The correction underway in Canadian house prices is likely to persist for another two years, warns Bank of Canada Governor Mark Carney.
"We've seen the adjustment in the housing market. We think there's a bit more to come over the next couple of years," Mr. Carney told CTV's Question Period in an interview broadcast Sunday.
Mr. Carney said rapidly rising prices experienced in Canada over the past decade are "certainly not normal" and Canadians shouldn't count on home prices to be their main source of wealth gains.
"Real wealth is built through innovation, and it's gained through hard work," Mr. Carney explained in an interview taped before this weekend's G20 finance ministers and central bankers meeting in Moscow. "It's not through some magical asset inflation."
In a report last week, the International Monetary Fund estimated that Canadian home prices are overvalued by an average of 10 per cent and predicted an "adjustment" over the next five years.
Canada's housing market has been slowing since mid-2012. Housing starts and homes sales have come down, while prices appear to have peaked in many once-booming markets, such as Vancouver.
Canadians are continuing to add to their record debt levels – mainly through home mortgages and lines of credit – but the rate of increase has slowed substantially.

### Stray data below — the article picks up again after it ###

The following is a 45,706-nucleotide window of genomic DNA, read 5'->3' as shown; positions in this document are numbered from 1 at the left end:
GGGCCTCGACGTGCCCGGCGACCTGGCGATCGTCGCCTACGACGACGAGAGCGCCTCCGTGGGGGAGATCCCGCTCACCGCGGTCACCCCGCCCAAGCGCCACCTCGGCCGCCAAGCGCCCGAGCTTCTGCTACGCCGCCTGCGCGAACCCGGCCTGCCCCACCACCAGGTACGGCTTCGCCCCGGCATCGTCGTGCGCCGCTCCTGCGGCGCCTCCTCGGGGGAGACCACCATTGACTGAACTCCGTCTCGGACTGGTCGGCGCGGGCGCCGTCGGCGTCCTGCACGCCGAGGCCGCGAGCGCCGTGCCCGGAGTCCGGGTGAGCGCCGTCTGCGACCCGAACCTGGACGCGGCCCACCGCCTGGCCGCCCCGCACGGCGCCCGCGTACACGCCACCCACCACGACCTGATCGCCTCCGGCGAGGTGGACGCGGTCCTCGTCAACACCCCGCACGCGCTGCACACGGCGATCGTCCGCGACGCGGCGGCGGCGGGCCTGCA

Canadian policy makers have "pivoted" from actively pushing homeowners to buy homes and borrow, to dissuading debt and promoting exports, said Mr. Carney, who is due to leave his job at the Bank of Canada to head the Bank of England in July.
"That's a difficult rebalancing, but what we're seeing, without question, is a very constructive evolution of Canadians' attitudes towards debt and towards the housing market," he said. "And it is moving towards a much more sustainable equilibrium."
Ottawa has tightened mortgage rules several times since 2008 to cool the market. But interest rates still remain at rock-bottom levels, as do borrowing costs.
Mr. Carney said the pace of debt accumulation has slowed to about 3 per cent a year from 10 per cent.
Mr. Carney also reaffirmed his intention to come back to Canada when his five-year term at the Bank of England is over in 2018.
"I'm a Canadian and most comfortable in this country," he said. "This is where my friends are, this is obviously where my family is. And it's just natural."
Mr. Carney rejected the suggestion that he may be remembered as Canada's Alan Greenspan – the former U.S. Federal Reserve Bank chief who many critics blame for inflating the housing bubble in that country – if there's a housing crash.
"I'm coming back, so I'll take responsibility if, if, well, that's not going to happen," he said. "I'm also coming back, so I'm here to face the consequences, ultimately."
Discussing his new job at the Bank of England, Mr. Carney said he was hired to bring an outsiders' view to reforming the British central bank and the European financial system.
"The value of me going there to the institution is to bring a different perspective," he said. "To be a bit of an outsider, to help with the reform, the re-founding, of the Bank of England ... and more broadly in the U.K. and Europe about policy options to really get those economies going and fix those financial systems."